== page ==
Why snowboarding might be for you

Expert tips on how to take up snowboarding at any age

Snowboarding can be intimidating, even to experienced skiers, but it’s actually a great sport for beginners. Tammy Esten, a British snowboard instructor and founder of Morzine-based MINT Snowboarding, reveals what worries people most when they first step on the board, what they might have done wrong if they tried once and failed, and why you should give it a go.

Take lessons

Snowboarding holidays for beginners have to be about lessons – not just having a go on your own. “The sport loses a lot of newcomers because people try to do it alone” , says Tammy. “It’s something we see time and again – people hiring a board and just giving it a go.”

Snowboarding for beginners is challenging and the potential for injury is high, but it can be fun if done correctly.

“So many people book lessons and hire a snowboard, then take it out and have a go themselves before the lesson and break a wrist – and it’s often people who can ski already. If you can ski, it doesn’t mean you can just grab a snowboard and give it a go” , says Tammy.

All ages and types of people can snowboard

Snowboarding has a bit of a ‘scene’ around it, and people often assume they need to wear baggy clothes and have long hair. While this appeals to many people, including rebellious teenagers, don’t let it put you off, says Tammy.

“It’s our job as an instructor to get rid of that image. Snowboarding is, and should be, seen as welcoming and achievable for everyone – we all have to start somewhere. And don’t worry about what to wear snowboarding: you can use the same kit as for skiing.”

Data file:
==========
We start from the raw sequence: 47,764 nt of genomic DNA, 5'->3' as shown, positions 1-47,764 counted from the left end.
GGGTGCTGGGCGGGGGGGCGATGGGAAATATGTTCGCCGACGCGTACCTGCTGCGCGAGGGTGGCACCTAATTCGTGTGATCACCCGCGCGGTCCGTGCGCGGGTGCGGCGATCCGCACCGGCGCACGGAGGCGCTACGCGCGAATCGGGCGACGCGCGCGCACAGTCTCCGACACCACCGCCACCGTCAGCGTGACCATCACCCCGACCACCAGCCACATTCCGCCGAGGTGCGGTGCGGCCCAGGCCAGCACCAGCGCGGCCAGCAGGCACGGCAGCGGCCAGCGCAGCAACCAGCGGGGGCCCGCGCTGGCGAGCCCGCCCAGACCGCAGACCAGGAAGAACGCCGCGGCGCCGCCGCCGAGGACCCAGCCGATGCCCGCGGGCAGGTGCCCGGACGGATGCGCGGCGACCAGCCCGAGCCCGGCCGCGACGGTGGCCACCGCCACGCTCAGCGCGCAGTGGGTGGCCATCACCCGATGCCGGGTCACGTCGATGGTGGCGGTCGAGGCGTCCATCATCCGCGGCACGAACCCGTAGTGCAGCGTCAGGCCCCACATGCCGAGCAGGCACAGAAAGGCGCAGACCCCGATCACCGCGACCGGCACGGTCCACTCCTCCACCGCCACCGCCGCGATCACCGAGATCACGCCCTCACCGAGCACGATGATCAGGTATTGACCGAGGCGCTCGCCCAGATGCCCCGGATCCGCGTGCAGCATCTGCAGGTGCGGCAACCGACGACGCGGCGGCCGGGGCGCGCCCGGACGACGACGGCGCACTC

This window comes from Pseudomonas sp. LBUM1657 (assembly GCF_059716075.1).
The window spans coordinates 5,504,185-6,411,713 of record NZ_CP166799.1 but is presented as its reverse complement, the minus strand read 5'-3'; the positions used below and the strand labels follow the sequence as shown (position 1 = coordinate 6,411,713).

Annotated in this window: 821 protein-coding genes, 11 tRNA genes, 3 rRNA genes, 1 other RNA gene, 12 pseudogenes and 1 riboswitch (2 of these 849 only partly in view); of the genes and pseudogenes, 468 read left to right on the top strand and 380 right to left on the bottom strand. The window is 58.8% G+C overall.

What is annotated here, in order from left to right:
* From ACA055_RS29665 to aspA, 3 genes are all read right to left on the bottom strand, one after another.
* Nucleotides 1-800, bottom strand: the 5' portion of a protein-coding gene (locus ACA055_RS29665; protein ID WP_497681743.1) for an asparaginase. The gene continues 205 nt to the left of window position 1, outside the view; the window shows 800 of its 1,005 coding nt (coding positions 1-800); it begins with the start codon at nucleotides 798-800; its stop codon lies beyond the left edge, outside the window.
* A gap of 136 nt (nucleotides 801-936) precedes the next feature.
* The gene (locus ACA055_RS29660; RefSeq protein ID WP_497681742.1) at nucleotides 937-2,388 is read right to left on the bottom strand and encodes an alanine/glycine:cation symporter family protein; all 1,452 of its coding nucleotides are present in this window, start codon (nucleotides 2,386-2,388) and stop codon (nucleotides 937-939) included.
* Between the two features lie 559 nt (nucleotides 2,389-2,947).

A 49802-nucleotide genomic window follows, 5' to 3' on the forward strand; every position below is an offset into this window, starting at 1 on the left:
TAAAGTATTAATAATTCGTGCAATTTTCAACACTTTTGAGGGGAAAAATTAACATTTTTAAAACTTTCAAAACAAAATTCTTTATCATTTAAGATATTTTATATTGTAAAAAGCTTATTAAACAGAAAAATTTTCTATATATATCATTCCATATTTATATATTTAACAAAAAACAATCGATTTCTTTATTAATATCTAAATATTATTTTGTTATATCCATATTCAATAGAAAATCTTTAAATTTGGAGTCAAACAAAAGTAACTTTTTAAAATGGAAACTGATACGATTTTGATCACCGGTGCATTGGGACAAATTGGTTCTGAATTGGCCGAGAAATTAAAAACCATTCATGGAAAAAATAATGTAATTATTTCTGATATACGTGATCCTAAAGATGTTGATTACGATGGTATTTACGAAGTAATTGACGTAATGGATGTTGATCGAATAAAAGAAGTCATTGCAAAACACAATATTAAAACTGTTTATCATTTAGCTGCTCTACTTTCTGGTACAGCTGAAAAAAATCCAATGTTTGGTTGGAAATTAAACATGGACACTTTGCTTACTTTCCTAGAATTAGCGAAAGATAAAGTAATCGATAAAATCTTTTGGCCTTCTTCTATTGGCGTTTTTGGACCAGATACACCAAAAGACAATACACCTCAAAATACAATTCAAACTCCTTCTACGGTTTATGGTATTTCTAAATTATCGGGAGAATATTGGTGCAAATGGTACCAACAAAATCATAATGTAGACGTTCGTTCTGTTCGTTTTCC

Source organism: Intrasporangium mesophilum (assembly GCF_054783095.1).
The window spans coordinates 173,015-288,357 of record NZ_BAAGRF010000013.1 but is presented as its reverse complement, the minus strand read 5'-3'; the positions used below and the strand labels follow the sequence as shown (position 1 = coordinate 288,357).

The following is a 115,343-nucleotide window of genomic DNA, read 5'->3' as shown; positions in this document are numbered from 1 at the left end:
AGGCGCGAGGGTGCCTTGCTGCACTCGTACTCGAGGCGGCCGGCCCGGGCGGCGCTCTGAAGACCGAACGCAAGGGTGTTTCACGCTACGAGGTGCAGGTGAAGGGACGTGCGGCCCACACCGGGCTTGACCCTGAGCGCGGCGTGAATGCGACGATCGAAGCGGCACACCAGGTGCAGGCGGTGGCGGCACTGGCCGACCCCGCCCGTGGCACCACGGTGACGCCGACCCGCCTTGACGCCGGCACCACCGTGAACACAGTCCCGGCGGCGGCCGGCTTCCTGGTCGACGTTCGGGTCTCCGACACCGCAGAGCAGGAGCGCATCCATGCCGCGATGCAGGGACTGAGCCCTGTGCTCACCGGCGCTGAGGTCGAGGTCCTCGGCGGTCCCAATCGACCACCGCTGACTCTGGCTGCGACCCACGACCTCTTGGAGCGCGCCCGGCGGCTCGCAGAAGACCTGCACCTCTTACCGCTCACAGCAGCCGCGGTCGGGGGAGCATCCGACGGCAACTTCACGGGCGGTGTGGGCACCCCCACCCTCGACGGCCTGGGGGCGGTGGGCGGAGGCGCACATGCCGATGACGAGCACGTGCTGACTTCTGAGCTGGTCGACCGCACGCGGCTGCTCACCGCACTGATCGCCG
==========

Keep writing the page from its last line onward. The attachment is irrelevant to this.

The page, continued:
Many would-be beginner snowboarders also think they’re too old to learn to snowboard. “When they first get on a snowboard, people are scared of falling over and hurting themselves — there’s an idea that it’s a young person’s sport but it doesn’t have to be” , says Tammy. “I’ve taught a 73-year-old from scratch and we teach children from the age of three. It can be a great family activity.”

Snowboarding is not always quicker to learn

Some people think snowboarding is easier to learn than skiing, but while the learning curve can initially be a lot quicker, you can’t stop taking lessons, warns Tammy.

“Snowboarding comes naturally to lots of people, while others find it as challenging as skiing. You can get to an intermediate level quite quickly compared to skiing, but progressing from there can stop entirely unless you take tuition – especially if you’re lacking in confidence”, she explains. “Often people get scared the first time they take turns that require them to point their snowboard down the hill.”

The key to learning to snowboard is keep trying and it will suddenly click into place. It generally takes three days to get confident on a board and Club Med offers five days of lessons. According to a Club Med Ski Travel Expert, a schedule for learning to snowboard could be:

Day One: Introduction to the equipment before learning how to stand on your board and gain your balance. Then you’ll learn how to control speed and steer your board.

Day Two: Learning to link your first turns on the beginner’s slope, improving the flow and gradually getting tighter.

Day Three: Move to the open slopes, putting everything you have learned so far into practice. You’ll also learn about understanding the different types of snow and terrain, and how to adjust your technique.

Day Four: Time to tackle some steeper runs, try a few easy off-piste routes and even learn how to make small jumps.

Day Five: Your instructor will give you feedback on what you have achieved so far and recommend runs and techniques to move on to. You’re then free to enjoy the slopes as a fully fledged snowboarder.